Child abuse is a preventable phenomenon of considerable concern resulting in significant child mortality and morbidity. We analyze various abuse lesions such as radiological (visceral and skeletal lesions and those associated with head trauma) and cutaneous (burns, bruises, bites, etc.) to enhance streamlined identification of injuries in cases of physical child abuse. For effective results, it is essential to remain mindful of all background factors, such as the caregiver setting and the prevalence of child maltreatment in the concerned community while acknowledging the possibility of natural causes (genetic diseases such as osteogenesis imperfecta and hemophilia, or acquired abnormalities) that can mimic NAT and cause confusion in diagnosis and treatment. The margin of error in cases of abuse is negligible, therefore, making its diagnosis a momentous as well as challenging clinical task. An ineffective diagnosis can have detrimental emotional consequences for the family and may even expose the child to future potentially fatal episodes of abuse. Hence, there is a need to direct special focus on the importance of accurate history taking and immediate, responsible reporting to authorities, as well as to child protective services. Therefore, considering the multifactorial approach this subject requires, this review aims to delve into prevalence statistics, various risk factors, and their effect on psychological health to offer a near-complete regulation to ensure an effective understanding of NAT on part of doctors, social workers, and other relevant authorities.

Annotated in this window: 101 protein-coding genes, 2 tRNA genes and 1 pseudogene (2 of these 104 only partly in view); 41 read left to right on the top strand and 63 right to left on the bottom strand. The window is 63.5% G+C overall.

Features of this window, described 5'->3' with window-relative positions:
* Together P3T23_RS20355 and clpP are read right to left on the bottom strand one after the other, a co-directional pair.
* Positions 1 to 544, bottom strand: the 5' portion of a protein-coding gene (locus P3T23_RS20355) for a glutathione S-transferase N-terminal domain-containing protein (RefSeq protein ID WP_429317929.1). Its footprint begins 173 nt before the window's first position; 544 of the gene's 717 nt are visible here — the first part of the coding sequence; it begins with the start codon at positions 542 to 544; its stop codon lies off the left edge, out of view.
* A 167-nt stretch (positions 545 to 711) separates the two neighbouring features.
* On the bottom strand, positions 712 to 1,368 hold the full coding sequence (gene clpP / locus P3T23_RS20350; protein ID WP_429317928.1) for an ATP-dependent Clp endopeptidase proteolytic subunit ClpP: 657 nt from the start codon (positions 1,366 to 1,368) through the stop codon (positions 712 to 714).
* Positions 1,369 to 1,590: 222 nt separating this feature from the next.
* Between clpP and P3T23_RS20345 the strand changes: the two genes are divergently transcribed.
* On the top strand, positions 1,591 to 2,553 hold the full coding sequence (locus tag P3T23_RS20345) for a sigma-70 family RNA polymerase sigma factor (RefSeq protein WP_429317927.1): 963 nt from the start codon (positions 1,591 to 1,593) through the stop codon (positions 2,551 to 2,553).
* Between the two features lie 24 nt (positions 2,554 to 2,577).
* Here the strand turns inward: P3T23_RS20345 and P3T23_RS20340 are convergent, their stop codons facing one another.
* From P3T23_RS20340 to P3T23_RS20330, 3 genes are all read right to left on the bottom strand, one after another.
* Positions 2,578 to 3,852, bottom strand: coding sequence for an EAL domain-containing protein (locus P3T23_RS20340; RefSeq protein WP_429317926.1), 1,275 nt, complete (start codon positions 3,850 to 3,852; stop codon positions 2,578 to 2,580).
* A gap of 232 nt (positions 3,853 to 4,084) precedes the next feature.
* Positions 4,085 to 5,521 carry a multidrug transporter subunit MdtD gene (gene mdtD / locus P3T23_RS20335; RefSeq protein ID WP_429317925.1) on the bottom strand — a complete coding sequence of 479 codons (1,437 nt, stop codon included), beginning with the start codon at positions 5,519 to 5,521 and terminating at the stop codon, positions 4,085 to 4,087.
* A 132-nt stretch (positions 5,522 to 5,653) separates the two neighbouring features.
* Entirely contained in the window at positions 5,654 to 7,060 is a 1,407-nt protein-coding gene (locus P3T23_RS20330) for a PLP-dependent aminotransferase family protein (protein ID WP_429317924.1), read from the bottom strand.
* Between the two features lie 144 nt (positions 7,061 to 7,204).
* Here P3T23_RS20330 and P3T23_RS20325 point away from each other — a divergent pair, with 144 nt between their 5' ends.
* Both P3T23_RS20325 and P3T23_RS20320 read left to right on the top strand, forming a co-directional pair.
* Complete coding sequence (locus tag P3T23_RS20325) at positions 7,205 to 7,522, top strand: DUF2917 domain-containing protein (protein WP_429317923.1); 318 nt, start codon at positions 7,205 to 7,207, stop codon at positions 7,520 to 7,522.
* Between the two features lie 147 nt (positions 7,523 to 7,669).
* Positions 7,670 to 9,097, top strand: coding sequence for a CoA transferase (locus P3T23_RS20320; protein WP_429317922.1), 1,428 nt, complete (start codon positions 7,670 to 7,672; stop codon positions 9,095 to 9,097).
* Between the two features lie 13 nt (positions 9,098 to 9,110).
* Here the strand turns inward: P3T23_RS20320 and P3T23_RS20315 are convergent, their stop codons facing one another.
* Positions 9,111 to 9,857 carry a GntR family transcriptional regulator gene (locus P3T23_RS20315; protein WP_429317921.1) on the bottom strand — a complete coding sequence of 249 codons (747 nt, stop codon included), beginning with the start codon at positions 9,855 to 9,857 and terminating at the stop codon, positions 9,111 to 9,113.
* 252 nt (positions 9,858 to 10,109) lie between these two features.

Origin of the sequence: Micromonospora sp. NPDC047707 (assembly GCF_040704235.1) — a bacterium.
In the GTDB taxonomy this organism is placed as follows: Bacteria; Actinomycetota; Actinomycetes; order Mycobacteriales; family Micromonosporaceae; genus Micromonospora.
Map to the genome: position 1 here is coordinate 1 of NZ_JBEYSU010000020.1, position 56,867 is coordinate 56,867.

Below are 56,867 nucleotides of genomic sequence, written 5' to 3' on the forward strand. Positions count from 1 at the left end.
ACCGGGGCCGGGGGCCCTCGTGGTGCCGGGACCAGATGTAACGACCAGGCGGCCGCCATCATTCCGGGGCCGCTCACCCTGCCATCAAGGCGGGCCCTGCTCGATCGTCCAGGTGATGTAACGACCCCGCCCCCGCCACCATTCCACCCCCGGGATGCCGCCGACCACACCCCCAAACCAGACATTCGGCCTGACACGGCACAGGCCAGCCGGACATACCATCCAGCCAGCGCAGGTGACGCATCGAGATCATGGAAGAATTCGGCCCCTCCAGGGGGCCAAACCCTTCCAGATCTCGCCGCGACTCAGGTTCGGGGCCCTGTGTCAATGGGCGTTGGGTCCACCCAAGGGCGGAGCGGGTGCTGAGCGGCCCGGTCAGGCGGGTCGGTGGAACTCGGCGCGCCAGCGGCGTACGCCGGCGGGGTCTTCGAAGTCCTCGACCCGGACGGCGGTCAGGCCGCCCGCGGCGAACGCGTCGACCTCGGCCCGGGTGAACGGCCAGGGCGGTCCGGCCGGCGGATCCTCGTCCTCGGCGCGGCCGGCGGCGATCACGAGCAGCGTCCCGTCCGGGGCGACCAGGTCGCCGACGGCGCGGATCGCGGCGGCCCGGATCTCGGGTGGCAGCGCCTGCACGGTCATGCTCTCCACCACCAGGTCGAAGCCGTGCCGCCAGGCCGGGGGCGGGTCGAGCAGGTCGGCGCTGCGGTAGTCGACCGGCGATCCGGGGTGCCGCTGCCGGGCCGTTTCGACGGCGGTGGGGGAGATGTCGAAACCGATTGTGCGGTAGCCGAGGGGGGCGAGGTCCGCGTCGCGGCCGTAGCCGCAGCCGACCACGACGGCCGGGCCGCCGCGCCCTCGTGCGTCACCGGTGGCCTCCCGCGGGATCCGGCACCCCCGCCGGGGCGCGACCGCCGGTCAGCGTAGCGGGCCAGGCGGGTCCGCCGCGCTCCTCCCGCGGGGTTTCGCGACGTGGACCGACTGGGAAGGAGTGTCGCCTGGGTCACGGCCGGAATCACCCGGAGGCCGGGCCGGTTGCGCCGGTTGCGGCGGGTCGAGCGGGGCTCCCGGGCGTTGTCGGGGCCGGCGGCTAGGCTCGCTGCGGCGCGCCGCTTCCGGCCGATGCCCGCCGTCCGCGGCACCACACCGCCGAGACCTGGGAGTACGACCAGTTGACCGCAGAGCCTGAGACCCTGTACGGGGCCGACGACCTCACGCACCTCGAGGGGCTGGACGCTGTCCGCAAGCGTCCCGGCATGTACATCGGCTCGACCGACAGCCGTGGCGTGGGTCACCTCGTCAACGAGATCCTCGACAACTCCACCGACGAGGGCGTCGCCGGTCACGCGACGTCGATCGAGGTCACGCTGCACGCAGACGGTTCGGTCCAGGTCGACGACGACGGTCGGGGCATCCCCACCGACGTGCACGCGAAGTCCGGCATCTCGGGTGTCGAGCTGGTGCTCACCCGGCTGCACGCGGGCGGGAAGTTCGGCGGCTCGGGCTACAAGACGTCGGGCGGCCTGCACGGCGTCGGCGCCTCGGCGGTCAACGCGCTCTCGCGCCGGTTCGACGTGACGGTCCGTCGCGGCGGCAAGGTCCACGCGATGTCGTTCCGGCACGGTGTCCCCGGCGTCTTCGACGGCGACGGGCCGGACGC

Keywords: abusive head trauma; child abuse and neglect; child maltreatment; non-accidental trauma; shaken baby syndrome.
Copyright © 2022, Manan et al.